We’ve known we need dark matter since the 1930s, but still haven’t found it. The search can’t go on forever
Even CERN’s Large Hadron Collider, our best and by far most expensive tool for finding it, has so far drawn a blank. How much longer can we keep looking?
Perhaps we have simply been looking for the wrong thing. Perhaps dark matter particles are very massive, rather than fairly light, as many assume. The first experiments are now under way to detect any such “superheavy” dark matter that might have been created when the universe was just getting started (see “WIMPZILLAs: Monster particles from the dawn of time”).
Or perhaps the true identity of dark matter is so unexpected that we haven’t even thought to look for it, despite potential evidence lurking somewhere in the vast quantities of data from the LHC. More.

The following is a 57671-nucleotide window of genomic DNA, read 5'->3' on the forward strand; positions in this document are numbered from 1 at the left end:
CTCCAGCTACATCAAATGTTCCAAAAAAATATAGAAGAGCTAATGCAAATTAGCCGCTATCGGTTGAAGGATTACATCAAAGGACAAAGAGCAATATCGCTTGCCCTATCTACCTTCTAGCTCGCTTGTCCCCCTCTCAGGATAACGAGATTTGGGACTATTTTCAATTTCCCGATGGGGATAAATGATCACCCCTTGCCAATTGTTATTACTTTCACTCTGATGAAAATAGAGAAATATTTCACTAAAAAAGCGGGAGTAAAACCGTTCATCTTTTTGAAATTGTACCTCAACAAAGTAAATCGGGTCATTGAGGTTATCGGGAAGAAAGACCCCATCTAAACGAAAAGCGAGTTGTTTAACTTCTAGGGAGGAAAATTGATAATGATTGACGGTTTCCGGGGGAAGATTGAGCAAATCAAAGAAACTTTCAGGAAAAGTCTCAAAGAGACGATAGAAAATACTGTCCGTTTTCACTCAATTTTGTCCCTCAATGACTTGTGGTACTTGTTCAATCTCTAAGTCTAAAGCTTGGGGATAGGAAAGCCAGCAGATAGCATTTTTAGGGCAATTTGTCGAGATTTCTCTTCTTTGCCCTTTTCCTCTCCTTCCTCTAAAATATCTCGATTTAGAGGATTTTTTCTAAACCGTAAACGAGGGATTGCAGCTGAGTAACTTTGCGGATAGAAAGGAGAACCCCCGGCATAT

Suggested answer: Usually, things that can’t go on forever don’t. But when people are determined to believe something, they just keep it going by will power alone. Will we end up inventing dark matter, so we can go on having a basis for believing what we now believe?
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